Pico Projector for Entertainment
August 2, 2011
Light output. Pico projectors, traditionally, are not very bright. The E3 is among the brightest at 50 lumens. Our test sample measures a respectable 47 lumens. This allows the E3 to be used at larger image sizes and in brighter environments than most pico projectors. Image sizes can be made larger when viewing text documents or slideshows than when watching video, since these simpler documents are higher in contrast than most video. The E3 has a small selection of image modes, though they seemed to have little effect on color balance or lumen output. We seldom saw a reason to take the E3 out of its default mode.
Onboard media player. The E3's onboard media player is fairly robust, especially compared to its predecessor. For one, it can accept a wide variety of video formats, and it played all of those formats smoothly and without stuttering or frame rate loss. Second, it had no trouble compressing large images to fit in its native 848x480 pixel matrix, which is especially important given the projector's onboard SD card slot. This encourages people to take their SD cards directly from their cameras and put them in the E3, so the projector is likely to deal with some very high-resolution files. Heck, even cell phone cameras these days are up to five megapixels in some cases, with point-and-shoots going up to 12 without breaking a sweat. With the E3, you don't need to spend time resizing your images before you can show them off.
Connectivity. On the E3, the primary input is an SD card slot, which you'll use to load media onto the projector before use. There's also about 100 megabytes of internal memory and a USB port so you can use USB flash drives, but you'll need a micro-USB male to full-size USB female adapter which is not included with the projector. There is also a special composite A/V breakout cable to connect with a DVD player, iPod, or other such device. The included driver software lets you project from your computer over USB, though this software is limited to computers running Microsoft Windows.
Format compatibility. The E3 supports many common file formats, such as mp3 for music, jpeg for photos, and mpeg, AVI, and mpeg-4 for video. Not all video files are created equal, though, and often two files labeled "AVI" can have very different internal characteristics that make one playable and the other useless. If you ever plan to use the E3 to present video in any sort of business capacity, make sure to test your files beforehand. The bundled software also provides a way to convert Powerpoint slideshows and PDF documents into a format that the E3 can understand, as these files cannot be displayed natively.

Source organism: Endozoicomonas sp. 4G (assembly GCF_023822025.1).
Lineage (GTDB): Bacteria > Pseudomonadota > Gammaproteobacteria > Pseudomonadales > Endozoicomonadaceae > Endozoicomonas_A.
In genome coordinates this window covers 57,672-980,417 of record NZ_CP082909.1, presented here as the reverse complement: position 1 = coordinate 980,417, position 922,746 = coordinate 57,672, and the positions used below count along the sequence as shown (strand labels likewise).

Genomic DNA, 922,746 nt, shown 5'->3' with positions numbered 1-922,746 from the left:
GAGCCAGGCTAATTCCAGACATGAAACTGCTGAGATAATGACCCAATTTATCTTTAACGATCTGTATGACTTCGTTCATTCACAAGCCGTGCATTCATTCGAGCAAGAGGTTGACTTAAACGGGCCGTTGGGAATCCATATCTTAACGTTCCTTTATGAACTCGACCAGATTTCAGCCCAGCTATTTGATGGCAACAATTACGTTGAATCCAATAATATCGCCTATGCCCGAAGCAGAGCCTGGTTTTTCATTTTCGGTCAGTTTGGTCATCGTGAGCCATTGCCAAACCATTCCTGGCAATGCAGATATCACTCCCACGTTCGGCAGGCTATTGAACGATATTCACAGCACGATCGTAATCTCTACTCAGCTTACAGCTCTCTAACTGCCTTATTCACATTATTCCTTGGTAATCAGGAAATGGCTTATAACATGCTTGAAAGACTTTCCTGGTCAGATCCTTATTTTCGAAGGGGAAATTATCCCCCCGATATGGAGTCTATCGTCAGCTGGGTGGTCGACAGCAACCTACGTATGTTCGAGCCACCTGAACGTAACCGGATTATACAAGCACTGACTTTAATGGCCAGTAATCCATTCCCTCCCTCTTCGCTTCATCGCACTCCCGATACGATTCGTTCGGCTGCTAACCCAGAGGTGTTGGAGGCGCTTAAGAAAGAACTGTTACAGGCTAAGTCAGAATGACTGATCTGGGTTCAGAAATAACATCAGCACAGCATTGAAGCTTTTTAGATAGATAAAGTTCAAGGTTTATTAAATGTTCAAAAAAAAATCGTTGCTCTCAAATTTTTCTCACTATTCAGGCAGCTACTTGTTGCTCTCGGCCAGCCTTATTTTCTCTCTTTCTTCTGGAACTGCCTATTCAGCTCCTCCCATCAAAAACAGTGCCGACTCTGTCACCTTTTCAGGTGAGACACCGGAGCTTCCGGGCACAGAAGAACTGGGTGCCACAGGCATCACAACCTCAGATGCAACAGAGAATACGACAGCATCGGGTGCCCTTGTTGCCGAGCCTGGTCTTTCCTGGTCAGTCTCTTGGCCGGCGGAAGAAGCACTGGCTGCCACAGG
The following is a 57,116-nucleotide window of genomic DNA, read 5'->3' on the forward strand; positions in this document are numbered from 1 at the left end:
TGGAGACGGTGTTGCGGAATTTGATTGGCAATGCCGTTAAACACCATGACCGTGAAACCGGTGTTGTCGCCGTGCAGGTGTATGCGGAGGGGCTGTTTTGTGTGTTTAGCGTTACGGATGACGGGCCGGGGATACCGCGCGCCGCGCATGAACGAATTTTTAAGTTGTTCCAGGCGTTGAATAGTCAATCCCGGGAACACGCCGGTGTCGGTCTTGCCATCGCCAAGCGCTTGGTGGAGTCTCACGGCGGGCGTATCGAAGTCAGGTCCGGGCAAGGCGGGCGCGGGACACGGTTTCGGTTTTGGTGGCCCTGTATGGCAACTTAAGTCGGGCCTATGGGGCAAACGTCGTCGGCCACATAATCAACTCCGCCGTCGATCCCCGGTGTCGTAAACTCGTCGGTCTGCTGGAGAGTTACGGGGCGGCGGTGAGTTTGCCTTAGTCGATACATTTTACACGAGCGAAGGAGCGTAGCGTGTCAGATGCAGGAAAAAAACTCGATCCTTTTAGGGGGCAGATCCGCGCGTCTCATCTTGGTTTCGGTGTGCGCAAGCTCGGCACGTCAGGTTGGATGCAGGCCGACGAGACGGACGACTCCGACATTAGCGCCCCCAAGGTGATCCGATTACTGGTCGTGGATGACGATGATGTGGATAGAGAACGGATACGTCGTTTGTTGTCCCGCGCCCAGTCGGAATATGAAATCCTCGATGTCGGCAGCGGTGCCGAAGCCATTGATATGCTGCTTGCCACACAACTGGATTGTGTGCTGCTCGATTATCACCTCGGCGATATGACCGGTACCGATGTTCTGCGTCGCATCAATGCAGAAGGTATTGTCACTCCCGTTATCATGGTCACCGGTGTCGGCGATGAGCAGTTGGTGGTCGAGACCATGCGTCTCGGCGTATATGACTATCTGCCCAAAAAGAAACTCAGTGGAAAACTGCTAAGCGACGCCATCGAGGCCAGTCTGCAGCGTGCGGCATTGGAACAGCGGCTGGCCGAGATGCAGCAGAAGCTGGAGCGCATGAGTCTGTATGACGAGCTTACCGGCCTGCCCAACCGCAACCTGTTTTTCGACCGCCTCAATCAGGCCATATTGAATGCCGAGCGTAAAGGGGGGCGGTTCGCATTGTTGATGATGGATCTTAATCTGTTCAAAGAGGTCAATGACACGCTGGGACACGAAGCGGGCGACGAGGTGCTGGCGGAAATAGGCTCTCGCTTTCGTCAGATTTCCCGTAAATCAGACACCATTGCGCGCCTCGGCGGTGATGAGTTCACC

Touch keypad. With a projector this small, adjusting the controls tends to throw the body of the projector around, which has a tendency to mess up image focus. This gets annoying very quickly. The E3 has a touchpad interface, which means you can access the menu at a light touch instead of a physical button press. The downside is that the controls can be accidentally nudged whenever you're near the projector, as the pad is very sensitive.
Sound. The onboard speaker is not very large or very powerful, and turning the volume up too high introduced some distortion that made dialogue hard to hear. However, keeping the volume at or below 70% of maximum yields perfectly acceptable sound, especially for a projector this small. The projector also has a headphone jack, so you can keep the sound to yourself while you watch a movie. The E3 did not introduce any audio artifacts when using the headphone circuit, either.
Warranty. The E3 has a one-year warranty. This is standard for most pico projectors; a few have two-year warranties, but these are the exception to the rule.
LED light source. The advantage of LEDs is that they last much longer than traditional metal halide lamps. While the E3's lamp life has not been published, similar projectors are expected to last anywhere between 10,000 and 30,000 hours.